President Obama’s trip to Europe is an opportunity to build on the vision he outlined in his West Point speech last week, and to set out a plan to renew the transatlantic relationship. This backbone of an alliance of liberal democracies across the globe, and the foundation of the post-war order, faces fresh challenges today. Over the past few years, though, this alliance has suffered from neglect which is troubling, as the inexorable triumph of liberal democracy is not inevitable – it requires constant work and vigilance.
Global Progress: Making Progressive Politics Work
“Making Progressive Politics Work: A Handbook of Ideas” is a collection of essays from the organizations and thinkers that are a part of Global Progress, an international exchange of ideas that will fuel the creation and implementation of progressive policies around the world. The handbook, organized and published by the U.K.-based Policy Network. Divided into two sections – Future Wealth Creation, and Jobs, Wages and Skills of the Future – the publication is required reading for Canadian progressives.
Analysis: Who is Matteo Renzi?
At just 39 years of age, Matteo Renzi became Italy’s youngest-ever prime minister in late February. The dramatic events that led to this meteoric rise are nothing new for Renzi. Over the course of his relatively short political career, the former lawyer and regional counselor earned the nickname “il Rottomatore”—meaning “the bulldozer” or “the demolition man”—thanks to his reputation for taking on the establishment and pushing through political reforms.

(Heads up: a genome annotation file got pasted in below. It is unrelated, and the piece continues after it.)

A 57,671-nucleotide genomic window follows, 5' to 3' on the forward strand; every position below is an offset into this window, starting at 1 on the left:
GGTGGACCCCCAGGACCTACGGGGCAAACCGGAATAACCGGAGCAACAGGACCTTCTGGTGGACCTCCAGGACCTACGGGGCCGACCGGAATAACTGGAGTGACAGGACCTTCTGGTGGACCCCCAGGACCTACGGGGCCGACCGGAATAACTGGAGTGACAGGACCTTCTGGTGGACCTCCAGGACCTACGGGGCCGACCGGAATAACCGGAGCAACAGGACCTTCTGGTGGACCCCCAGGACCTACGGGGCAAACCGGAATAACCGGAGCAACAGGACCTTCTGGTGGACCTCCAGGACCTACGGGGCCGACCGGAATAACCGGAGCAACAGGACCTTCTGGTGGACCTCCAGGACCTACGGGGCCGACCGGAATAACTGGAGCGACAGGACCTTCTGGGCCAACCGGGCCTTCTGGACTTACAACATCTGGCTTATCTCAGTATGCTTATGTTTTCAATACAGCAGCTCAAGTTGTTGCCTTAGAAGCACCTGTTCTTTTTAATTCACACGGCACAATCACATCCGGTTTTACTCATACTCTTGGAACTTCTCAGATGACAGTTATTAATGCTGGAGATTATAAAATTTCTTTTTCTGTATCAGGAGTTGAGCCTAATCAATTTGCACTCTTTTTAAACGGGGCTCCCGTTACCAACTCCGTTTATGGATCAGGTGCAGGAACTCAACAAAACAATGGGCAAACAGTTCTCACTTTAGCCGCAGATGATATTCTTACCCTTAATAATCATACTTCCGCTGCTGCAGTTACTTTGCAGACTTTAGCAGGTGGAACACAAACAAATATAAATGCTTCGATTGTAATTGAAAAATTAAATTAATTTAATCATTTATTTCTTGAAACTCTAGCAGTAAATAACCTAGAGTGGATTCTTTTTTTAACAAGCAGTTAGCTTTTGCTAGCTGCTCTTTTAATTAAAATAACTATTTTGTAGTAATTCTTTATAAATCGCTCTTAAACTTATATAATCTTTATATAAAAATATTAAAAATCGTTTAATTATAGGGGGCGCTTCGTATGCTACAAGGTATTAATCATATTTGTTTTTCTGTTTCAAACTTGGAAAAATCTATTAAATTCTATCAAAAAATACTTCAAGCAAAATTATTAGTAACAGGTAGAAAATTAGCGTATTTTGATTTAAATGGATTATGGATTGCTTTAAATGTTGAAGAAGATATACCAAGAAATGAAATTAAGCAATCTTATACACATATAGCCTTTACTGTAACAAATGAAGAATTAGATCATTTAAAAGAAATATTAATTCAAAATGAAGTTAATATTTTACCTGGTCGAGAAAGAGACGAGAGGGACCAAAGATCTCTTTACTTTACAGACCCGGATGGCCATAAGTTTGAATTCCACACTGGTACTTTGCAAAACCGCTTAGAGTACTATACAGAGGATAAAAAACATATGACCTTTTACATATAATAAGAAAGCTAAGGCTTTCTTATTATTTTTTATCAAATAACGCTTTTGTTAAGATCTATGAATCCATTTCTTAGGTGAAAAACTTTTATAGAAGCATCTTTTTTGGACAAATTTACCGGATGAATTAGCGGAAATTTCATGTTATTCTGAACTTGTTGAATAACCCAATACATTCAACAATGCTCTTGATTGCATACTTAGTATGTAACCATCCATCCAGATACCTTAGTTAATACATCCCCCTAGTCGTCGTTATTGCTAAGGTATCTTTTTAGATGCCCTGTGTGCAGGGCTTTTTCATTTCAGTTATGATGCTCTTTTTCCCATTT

Opinion: It’s not unemployment, it’s underemployment
As short as 20 years ago, our combined attainment of education, work experience, and connections would place many young Canadians on a secure career track that would allow us to pay back our loans, save for a house, and contribute to the overall productivity of this great country. Today, that’s more or less not the case, and an increasing number of young Canadians are caught in a veritable limbo state of underemployment.
August 15, 2013
Summer Reading: 10 infographics you should see
We love infographics at Canada 2020 – and there’s no better time to browse and read them then over the long summer office hours.
Here’s 10 online features from The Guardian, The Economic Policy Institute, The White House and more than you should catch up on. Topics include tracking and comparing national carbon outputs, measuring exactly how inequality is rising in North America and answering what makes Canadians sick.